For concrete - this question comes up quite often in my experience in Asia. British Stds - and hence many other countries - like to use cubes for concrete compression testing. Americans/Canadians like to use cylinders. As pointed out, there are different strengths as determined by cubes and by cylinders. Typically, one uses cube strength x 0.8 = cylinder strength although there is research that the actual correlation depends on the strength of the concrete. These correlations must be taken into account for concrete - and the relationship is not the same as 1:1 cylinder vs 2:1 cylinder (approx 0.87). I would surmise that a similarity exists for mortar. BTW - why is your technician casting in non-standard moulds? woofar (Geotechnical) 9 Feb 09 22:44

It all comes down to flexural strength. When you crush a 2:1 cylinder you open up the possibility for a flexural failure rather a compressive failure. As grout has a very low flexural strength it is much safer to crush a nice little cube. HTH Michael conceng (Materials) 10 Feb 09 10:03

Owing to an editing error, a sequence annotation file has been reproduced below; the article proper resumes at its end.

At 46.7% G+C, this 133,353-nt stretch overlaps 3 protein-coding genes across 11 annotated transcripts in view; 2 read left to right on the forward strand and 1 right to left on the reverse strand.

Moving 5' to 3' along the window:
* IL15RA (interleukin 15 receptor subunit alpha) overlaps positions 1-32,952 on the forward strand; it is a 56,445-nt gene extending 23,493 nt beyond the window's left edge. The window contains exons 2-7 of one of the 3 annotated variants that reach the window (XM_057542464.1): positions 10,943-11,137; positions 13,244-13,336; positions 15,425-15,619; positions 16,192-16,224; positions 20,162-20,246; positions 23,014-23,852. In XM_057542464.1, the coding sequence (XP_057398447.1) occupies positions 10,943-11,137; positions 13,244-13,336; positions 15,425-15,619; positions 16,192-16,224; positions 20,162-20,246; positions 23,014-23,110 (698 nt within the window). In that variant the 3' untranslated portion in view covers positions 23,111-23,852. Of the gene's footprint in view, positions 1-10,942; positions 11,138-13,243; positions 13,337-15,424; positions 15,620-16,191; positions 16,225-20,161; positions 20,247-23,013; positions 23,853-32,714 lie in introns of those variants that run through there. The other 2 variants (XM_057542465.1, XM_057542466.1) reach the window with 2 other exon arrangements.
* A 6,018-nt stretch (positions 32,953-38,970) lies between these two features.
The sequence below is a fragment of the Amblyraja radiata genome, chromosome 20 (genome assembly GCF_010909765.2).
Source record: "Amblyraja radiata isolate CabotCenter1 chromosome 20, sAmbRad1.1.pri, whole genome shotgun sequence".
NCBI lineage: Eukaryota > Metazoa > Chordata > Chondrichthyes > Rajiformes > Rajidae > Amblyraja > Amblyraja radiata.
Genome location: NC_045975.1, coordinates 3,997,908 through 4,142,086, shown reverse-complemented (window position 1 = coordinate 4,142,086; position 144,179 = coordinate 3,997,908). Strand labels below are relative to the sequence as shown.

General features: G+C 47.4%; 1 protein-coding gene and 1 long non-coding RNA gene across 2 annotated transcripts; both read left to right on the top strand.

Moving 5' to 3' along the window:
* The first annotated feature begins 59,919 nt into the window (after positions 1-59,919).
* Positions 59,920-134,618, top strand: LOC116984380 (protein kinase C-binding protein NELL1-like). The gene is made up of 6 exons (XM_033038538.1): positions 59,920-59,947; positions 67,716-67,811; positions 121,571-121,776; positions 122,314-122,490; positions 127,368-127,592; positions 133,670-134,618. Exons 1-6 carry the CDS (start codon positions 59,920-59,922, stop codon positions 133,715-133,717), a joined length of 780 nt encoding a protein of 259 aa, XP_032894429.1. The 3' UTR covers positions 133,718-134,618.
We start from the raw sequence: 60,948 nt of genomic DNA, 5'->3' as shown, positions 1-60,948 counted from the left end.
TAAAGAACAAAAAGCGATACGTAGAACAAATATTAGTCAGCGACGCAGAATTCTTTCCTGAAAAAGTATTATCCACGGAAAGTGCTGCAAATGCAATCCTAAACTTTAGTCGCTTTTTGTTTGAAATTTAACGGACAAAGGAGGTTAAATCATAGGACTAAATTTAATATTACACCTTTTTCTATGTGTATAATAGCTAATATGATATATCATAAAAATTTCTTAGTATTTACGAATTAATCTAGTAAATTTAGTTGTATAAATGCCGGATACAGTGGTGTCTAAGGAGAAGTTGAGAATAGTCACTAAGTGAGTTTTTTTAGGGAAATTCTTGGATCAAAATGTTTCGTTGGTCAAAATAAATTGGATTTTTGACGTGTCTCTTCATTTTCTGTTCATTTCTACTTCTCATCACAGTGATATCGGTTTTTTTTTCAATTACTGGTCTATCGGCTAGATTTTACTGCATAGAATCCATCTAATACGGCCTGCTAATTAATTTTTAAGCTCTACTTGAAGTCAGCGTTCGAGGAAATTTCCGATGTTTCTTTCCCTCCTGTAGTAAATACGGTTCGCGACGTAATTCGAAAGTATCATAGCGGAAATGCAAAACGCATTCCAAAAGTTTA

The previous posts are all good points relative to aspect ratio, but I think they all miss the most important point. You are testing a NON-SHRINK grout. Typically non-shrink grouts undergo a certain amount of expansion that is restrained by the structural elements in order to offset the later shrinkage. Non-shrink grout must be tested in brass or steel cube molds with a top plate at least 1/4" thick clamped on to

provide restraint against the expansion of the non-shrink grout. If the grout is allowed to expand unrestrained, the compressive strength is much less. I'd have to look back at some testing we did for a contractor where the QA technician on the site was doing as you mentioned to give you a ratio. When tested properly, there were no problems. Gregory A. Johnson, P.E. www.midwesttestinglabs.com BigH (Geotechnical) 10 Feb 09 17:49

Good point conceng - but again, why are they casting cylinders instead of cubes? conceng (Materials) BigH, I'd say it's probably ignorance and/or because it is cheap. A brass cube mold set is about $300. The cylinder molds are maybe $0.50 a piece at the high end. Gregory A. Johnson, P.E. www.midwesttestinglabs.com techcrete (Materials) 10 Feb 09 22:49 10 Feb 09 21:19